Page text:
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From The Handbook of Good English by Edward D. Johnson.
While many people may not know what an appositive is, clients use them often in the documents we see on our server. This week's post is on the appositive and how to use it. We use as our guide the venerable Chicago Manual of Style.
This week, I thought I'd share answers to some questions our grammar experts have received and answered.
If I had only one day left to live, I would live it in my tenth-grade math class, because it would seem like infinity. If numbers do the same to you, fear not: you can master them by knowing the rules.
Our editors often find the need to edit between two meanings. They try to make the right assumption after examining the context. What is left when they are done is clearer and more precise. It is often amazing how punctuation can make all the difference.
It is not uncommon to see commas, semicolons, and periods confused when it comes to joining two independent clauses for forceful and effective writing. Make your writing more powerful by understanding the proper use of the semicolon.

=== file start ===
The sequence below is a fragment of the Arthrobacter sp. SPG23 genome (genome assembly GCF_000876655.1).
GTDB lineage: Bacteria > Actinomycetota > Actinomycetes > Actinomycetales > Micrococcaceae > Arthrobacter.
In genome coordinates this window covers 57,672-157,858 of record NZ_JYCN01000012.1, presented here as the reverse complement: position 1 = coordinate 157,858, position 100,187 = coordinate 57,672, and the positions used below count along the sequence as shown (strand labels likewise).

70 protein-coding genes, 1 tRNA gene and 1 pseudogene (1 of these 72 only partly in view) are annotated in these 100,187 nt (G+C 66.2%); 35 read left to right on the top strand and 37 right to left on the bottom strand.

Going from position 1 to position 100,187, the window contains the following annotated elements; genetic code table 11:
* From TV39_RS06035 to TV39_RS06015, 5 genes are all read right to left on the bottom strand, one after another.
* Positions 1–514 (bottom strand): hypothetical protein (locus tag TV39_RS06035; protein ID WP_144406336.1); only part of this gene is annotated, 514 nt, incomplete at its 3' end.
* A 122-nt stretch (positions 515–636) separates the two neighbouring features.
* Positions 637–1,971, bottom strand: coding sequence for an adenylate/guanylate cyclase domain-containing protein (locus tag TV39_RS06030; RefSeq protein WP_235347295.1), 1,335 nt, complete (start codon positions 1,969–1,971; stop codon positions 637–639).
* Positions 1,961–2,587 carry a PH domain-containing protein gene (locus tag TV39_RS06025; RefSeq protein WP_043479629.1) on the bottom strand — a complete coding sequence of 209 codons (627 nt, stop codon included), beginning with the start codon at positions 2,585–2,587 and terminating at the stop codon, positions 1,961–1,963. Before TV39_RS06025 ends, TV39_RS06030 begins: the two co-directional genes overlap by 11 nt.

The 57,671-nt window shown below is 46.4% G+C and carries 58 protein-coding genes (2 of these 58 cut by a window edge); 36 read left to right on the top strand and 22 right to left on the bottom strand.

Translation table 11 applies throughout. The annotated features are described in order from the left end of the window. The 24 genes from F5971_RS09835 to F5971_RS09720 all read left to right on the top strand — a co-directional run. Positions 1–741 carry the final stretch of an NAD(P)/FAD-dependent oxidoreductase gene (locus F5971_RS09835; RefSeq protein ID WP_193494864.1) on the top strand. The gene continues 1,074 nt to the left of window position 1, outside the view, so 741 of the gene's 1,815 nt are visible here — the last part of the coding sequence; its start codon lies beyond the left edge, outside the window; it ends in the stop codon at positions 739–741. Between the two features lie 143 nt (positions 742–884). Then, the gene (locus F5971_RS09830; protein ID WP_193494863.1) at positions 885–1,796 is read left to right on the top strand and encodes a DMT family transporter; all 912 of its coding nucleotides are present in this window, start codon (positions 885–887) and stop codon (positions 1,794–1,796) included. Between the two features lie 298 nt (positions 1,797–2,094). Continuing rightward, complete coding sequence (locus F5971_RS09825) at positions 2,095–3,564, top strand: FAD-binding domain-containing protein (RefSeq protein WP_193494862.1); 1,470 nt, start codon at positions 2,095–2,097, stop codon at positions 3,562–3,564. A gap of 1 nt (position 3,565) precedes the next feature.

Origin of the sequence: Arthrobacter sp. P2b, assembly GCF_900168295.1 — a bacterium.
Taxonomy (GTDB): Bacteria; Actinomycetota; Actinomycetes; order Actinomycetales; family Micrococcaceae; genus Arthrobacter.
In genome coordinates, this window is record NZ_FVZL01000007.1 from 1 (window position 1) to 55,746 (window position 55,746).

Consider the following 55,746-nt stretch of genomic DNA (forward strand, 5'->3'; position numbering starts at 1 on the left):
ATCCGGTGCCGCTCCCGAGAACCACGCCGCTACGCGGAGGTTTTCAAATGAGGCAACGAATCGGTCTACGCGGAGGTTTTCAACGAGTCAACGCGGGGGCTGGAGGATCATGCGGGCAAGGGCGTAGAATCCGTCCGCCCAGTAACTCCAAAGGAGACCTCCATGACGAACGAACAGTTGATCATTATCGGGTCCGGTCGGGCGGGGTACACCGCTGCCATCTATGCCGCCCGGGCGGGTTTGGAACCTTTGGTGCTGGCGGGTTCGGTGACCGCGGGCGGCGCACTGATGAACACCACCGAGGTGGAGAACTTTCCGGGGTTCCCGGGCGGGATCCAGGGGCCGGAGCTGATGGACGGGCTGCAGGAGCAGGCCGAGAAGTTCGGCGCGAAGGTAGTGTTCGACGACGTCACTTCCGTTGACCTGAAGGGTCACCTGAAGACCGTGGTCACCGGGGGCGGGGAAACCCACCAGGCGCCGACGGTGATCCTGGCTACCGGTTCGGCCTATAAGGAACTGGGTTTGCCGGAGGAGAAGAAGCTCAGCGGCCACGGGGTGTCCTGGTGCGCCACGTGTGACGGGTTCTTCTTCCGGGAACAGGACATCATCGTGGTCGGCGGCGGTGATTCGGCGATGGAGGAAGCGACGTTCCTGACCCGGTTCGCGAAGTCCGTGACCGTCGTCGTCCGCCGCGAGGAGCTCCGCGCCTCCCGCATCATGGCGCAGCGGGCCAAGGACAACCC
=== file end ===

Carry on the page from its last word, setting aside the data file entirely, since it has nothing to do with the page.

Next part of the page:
The world of proofreading is not immune to the sugar-cookie siren song of the holidays, and at this time of year (yes, I really do this) I like to take a moment to re-read a favorite essay about punctuation.
It’s no secret that proofreaders have their pet peeves. For this proofreader, the error that leaps off the page of nearly every written communication—from emails, to letters, to newspaper articles, to business documents, to her children’s compositions (a painful admission)—is the often undiagnosed comma splice. So prevalent has this mistake become that it fails to catch the attention of even the most prolific writers and copyeditors, and is considered normal and acceptable punctuation.
Have you ever felt like Oscar Wilde? If so, this article can help.
We recently received the following grammar question from one of our customers. I thought this question and answer might be useful to other grammarians and maybe even spark a little discussion.
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